STONE COUNTY, Miss. (WLOX) - A garbage pickup site in Stone County is turning into a neighborhood dumpsite. Many of the residents who live in the Beaver Dam Crossing subdivision are upset they have to wake up to the view and smell of trash.
“It builds up, and today is pick-up day and it’s usually worse than that,” said Paul Goddarb, who lives in the subdivision.
Bags and bags of trash have become a common sight for Goddarb, a sight he and his neighbors who live off Little Beaver Lane have been dealing with for years. Goddarb said they’ve reached out to several officials pleading for help, like the county, developers and even the Mississippi Department of Environmental Quality.
“It’s a health issue. There’s glass on the ground,” Goddarb said. “Dirty diapers and things you don’t want to walk in or want to touch.”
The number one question is who is responsible? This community sits in Stone County but on private property owned by Desoto Land and Timber. The developer said it had trash bins built and put at the front entrance of the Beaver Dam Crossing subdivision since the county stopped driving into the community to pick up trash a few years ago.
“Supposedly they can’t bring the county garbage truck in here because the road is not thick enough and they need to add asphalt,” Goddarb said.
Stone County Board of Supervisors President Lance Pearson said the primary reason curbside pickup ended is that officials discovered the roads were not county roads, so all trash must be brought to the front of the subdivision, properly bagged. Goddarb said trash is always bagged properly, but the dogs from nearby homes rip it open and scatter it up and down the street.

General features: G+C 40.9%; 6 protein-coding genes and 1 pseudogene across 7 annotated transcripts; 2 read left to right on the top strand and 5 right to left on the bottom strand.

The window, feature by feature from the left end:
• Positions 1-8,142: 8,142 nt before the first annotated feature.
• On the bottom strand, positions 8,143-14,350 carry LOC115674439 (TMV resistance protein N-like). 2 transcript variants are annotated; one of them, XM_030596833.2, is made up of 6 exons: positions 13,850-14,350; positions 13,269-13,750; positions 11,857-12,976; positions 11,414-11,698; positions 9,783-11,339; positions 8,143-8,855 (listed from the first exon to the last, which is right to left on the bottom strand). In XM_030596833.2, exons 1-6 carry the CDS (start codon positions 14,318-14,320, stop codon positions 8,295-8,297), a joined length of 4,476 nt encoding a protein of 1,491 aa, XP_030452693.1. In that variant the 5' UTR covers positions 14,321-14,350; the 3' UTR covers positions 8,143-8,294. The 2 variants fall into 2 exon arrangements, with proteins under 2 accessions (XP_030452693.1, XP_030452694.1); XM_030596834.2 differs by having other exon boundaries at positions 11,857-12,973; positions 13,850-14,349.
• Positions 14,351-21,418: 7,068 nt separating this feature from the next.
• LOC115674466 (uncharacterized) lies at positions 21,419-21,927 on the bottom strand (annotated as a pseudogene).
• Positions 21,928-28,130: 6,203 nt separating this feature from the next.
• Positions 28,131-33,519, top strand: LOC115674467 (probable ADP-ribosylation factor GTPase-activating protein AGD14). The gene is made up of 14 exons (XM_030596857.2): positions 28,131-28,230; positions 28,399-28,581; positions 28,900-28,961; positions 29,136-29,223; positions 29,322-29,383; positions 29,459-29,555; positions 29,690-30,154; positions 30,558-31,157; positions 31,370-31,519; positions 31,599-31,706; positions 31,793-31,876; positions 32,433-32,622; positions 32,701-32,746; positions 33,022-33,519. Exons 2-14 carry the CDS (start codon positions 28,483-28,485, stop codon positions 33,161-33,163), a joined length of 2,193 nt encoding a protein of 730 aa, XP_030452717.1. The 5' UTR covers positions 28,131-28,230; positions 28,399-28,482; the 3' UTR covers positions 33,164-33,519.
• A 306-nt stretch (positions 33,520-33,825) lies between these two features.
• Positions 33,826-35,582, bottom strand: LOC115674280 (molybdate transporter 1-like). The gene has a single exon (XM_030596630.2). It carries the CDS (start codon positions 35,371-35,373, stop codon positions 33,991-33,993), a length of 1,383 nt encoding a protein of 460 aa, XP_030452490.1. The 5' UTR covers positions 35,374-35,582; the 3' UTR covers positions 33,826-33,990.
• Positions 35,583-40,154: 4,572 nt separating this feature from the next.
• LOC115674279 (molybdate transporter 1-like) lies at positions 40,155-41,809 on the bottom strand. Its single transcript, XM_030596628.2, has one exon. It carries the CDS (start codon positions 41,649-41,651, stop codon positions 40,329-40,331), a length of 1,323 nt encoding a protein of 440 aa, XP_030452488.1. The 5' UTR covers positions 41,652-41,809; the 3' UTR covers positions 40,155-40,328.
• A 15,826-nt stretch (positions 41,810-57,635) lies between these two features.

“In the summertime, it’s really bad, flies everywhere,” Goddarb said. “Nobody wants to walk up to it; they just throw it off in there. The bins, you can open them up, but who wants to touch that?”
One of the development owners, Laura Owen, gave the following statement: “We will clean it up but hope the county can revisit previous agreements. The residents deserve better, and they have a nice development. The subdivision has already been approved by the county and it should live up to that. We will work to keep it clean because they deserve better.”
“Other people come along from the area, and I’ve seen them just throw six, seven, eight, nine bags of garbage out,” Goddarb said. “It’s not going to go away unless each person has their own garbage can.”
The county said it’s working to get this issue under control for the residents, and residents should be on the lookout for a detailed letter providing suggestions.
MDEQ said it has received complaints about illegal dumping, and someone from the agency’s regional office will be investigating soon.